Normality of the sequence is by design, that is, the coefficients are so chosen so that the norm comes out to 1. Finally the fact that the sequence has a dense algebraic span, in the inner product norm, follows from the fact that the sequence has a dense algebraic span, this time in the space of continuous periodic functions on [ − π,π] with the uniform norm. This is the content of the Weierstrass theorem on the uniform density of trigonometric polynomials.

## Operators on inner product spaces

Several types of linear maps A from an inner product space V to an inner product space W are of relevance: The word linear comes from the Latin word linearis, which means created by lines. ...

• Continuous linear maps, i.e. A is linear and continuous with respect to the metric defined above, or equivalently, A is linear and the set of non-negative reals {||Ax||}, where x ranges over the closed unit ball of V, is bounded.
• Symmetric linear operators, i.e. A is linear and <Ax, y> = <x, A y> for all x, y in V.
• Isometries, i.e. A is linear and <Ax, Ay> = <x, y> for all x, y in V, or equivalently, A is linear and ||Ax|| = ||x|| for all x in V. All isometries are injective. Isometries are morphisms between inner product spaces, and morphisms of real inner product spaces are orthogonal transformations (compare with orthogonal matrix).
• Isometrical isomorphisms, i.e. A is an isometry which is surjective (and hence bijective). Isometrical isomorphisms are also known as unitary operators (compare with unitary matrix).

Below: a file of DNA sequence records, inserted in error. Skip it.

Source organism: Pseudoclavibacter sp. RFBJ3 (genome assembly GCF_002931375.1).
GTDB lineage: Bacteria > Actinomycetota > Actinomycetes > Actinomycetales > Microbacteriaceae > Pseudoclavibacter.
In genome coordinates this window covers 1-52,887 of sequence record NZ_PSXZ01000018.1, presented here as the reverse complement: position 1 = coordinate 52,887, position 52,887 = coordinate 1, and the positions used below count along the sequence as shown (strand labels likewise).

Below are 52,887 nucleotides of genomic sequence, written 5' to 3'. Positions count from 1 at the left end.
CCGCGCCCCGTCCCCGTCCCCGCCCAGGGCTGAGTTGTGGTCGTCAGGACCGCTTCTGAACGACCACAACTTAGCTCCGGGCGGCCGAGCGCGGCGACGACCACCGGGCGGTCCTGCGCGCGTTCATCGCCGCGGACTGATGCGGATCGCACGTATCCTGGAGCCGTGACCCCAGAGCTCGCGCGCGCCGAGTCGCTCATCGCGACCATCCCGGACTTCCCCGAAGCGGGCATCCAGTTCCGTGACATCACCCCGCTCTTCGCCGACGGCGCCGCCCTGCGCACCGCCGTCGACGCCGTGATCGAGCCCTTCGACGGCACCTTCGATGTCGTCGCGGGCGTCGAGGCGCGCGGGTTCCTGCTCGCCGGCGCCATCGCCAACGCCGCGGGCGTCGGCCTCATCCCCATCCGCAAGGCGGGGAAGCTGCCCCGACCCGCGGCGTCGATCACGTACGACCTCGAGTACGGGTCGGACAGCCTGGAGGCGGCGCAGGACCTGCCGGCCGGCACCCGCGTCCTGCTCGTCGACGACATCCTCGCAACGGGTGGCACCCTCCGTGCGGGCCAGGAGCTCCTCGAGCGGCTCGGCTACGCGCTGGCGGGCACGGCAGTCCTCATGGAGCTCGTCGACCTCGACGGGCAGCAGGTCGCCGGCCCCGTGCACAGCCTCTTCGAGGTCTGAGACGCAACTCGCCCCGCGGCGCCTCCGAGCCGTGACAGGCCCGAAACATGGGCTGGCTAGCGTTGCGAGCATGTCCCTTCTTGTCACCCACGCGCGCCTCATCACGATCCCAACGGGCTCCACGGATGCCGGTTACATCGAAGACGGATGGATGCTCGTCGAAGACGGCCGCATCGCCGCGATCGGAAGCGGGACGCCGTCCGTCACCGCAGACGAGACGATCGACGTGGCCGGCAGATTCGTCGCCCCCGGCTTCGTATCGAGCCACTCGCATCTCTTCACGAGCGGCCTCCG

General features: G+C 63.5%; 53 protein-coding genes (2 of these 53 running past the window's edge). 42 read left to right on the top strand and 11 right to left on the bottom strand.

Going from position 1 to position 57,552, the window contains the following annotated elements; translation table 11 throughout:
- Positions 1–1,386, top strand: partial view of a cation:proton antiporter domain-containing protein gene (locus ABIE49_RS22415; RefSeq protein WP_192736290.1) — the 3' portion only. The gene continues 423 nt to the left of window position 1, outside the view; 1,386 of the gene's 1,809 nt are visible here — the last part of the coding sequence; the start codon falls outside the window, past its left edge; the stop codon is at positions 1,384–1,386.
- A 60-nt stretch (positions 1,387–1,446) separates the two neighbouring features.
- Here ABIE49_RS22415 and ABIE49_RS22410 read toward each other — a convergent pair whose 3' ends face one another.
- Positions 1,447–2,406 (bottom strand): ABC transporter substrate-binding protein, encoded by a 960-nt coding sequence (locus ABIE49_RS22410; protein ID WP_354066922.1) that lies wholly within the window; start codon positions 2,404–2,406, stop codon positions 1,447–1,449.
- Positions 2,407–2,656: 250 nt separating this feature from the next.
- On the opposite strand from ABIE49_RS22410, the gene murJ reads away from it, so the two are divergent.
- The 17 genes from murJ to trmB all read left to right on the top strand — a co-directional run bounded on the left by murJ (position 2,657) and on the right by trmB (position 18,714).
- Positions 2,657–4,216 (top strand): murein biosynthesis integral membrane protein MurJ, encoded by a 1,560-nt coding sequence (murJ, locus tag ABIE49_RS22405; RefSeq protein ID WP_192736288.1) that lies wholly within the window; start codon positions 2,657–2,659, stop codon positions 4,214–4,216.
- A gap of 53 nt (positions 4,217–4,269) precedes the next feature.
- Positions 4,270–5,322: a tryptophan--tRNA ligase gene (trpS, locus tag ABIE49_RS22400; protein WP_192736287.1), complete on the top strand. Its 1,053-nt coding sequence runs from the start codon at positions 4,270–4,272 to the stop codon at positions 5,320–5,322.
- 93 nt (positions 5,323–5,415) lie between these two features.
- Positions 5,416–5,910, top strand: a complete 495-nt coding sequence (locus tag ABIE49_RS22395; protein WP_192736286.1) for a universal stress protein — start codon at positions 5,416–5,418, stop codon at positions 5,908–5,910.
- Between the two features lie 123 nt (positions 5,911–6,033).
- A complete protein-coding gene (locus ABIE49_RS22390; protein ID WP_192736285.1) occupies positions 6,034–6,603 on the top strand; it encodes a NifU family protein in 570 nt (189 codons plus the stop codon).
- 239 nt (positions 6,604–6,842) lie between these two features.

From the point of view of inner product space theory, there is no need to distinguish between two spaces which are isometrically isomorphic. The spectral theorem provides a canonical form for symmetric, unitary and more generally normal operators on finite dimensional inner product spaces. A generalization of the spectral theorem holds for continuous normal operators in Hilbert spaces. In functional analysis and related areas of mathematics, a continuous linear operator or continuous linear mapping is a continuous linear transformation between topological vector spaces. ... In mathematics, an injective function (or one-to-one function or injection) is a function which maps distinct input values to distinct output values. ... In mathematics, a morphism is an abstraction of a structure-preserving process between two mathematical structures. ... In matrix theory, a real orthogonal matrix is a square matrix Q whose transpose is its inverse: // Overview An orthogonal matrix is the real specialization of a unitary matrix, and thus always a normal matrix. ... In mathematics, a surjective function (or onto function or surjection) is a function with the property that all possible output values of the function are generated when the input ranges over all the values in the domain. ... In mathematics, a bijection, bijective function, or one-to-one correspondence is a function that is both injective (one-to-one) and surjective (onto), and therefore bijections are also called one_to_one and onto. ... In mathematics, a unitary matrix is an n by n complex matrix U satisfying the condition where In is the identity matrix and U* is the conjugate transpose (also called the Hermitian adjoint) of U. Note this condition says that a matrix U is unitary if it has an inverse... In mathematics, particularly linear algebra and functional analysis, the spectral theorem is any of a number of results about linear operators or about matrices. ... Normal may refer to: Normal (behavior) Normal (mathematics), a group of mathematical concepts Surface normal, a line or vector perpendicular to a surface Normal (movie), a 2003 film directed by Jane Anderson Normal, Alabama, home to Alabama Agricultural and Mecahnical University Normal, Illinois, a town in the United States Normal...